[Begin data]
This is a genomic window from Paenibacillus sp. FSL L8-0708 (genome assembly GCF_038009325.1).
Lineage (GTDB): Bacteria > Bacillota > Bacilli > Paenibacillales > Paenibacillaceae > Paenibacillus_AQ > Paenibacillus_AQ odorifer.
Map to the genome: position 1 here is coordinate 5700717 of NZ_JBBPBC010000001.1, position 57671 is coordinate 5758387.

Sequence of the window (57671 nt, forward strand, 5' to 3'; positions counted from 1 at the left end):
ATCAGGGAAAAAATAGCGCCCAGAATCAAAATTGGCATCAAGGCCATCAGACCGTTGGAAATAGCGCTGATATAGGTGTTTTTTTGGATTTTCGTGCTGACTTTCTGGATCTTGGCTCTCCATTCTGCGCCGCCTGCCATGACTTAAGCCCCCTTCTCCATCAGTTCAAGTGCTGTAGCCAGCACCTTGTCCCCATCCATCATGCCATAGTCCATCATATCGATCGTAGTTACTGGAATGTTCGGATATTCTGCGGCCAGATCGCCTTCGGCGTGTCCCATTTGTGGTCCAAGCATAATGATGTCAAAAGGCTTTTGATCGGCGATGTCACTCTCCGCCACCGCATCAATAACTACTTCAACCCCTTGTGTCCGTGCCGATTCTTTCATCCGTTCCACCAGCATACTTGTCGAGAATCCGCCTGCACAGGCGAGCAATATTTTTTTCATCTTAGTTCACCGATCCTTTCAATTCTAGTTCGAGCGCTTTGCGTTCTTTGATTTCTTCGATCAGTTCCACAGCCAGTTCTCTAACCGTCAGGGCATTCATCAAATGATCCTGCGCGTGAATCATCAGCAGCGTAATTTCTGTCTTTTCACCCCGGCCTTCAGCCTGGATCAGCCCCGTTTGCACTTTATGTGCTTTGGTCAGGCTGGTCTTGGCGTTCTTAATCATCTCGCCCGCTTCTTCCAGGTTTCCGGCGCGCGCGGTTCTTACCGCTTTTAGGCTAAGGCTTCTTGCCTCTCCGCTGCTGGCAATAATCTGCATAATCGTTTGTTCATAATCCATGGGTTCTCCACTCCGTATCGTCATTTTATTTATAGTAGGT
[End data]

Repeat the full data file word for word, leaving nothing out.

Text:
This is a genomic window from Paenibacillus sp. FSL L8-0708 (genome assembly GCF_038009325.1).
Lineage (GTDB): Bacteria > Bacillota > Bacilli > Paenibacillales > Paenibacillaceae > Paenibacillus_AQ > Paenibacillus_AQ odorifer.
Map to the genome: position 1 here is coordinate 5700717 of NZ_JBBPBC010000001.1, position 57671 is coordinate 5758387.

Sequence of the window (57671 nt, forward strand, 5' to 3'; positions counted from 1 at the left end):
ATCAGGGAAAAAATAGCGCCCAGAATCAAAATTGGCATCAAGGCCATCAGACCGTTGGAAATAGCGCTGATATAGGTGTTTTTTTGGATTTTCGTGCTGACTTTCTGGATCTTGGCTCTCCATTCTGCGCCGCCTGCCATGACTTAAGCCCCCTTCTCCATCAGTTCAAGTGCTGTAGCCAGCACCTTGTCCCCATCCATCATGCCATAGTCCATCATATCGATCGTAGTTACTGGAATGTTCGGATATTCTGCGGCCAGATCGCCTTCGGCGTGTCCCATTTGTGGTCCAAGCATAATGATGTCAAAAGGCTTTTGATCGGCGATGTCACTCTCCGCCACCGCATCAATAACTACTTCAACCCCTTGTGTCCGTGCCGATTCTTTCATCCGTTCCACCAGCATACTTGTCGAGAATCCGCCTGCACAGGCGAGCAATATTTTTTTCATCTTAGTTCACCGATCCTTTCAATTCTAGTTCGAGCGCTTTGCGTTCTTTGATTTCTTCGATCAGTTCCACAGCCAGTTCTCTAACCGTCAGGGCATTCATCAAATGATCCTGCGCGTGAATCATCAGCAGCGTAATTTCTGTCTTTTCACCCCGGCCTTCAGCCTGGATCAGCCCCGTTTGCACTTTATGTGCTTTGGTCAGGCTGGTCTTGGCGTTCTTAATCATCTCGCCCGCTTCTTCCAGGTTTCCGGCGCGCGCGGTTCTTACCGCTTTTAGGCTAAGGCTTCTTGCCTCTCCGCTGCTGGCAATAATCTGCATAATCGTTTGTTCATAATCCATGGGTTCTCCACTCCGTATCGTCATTTTATTTATAGTAGGT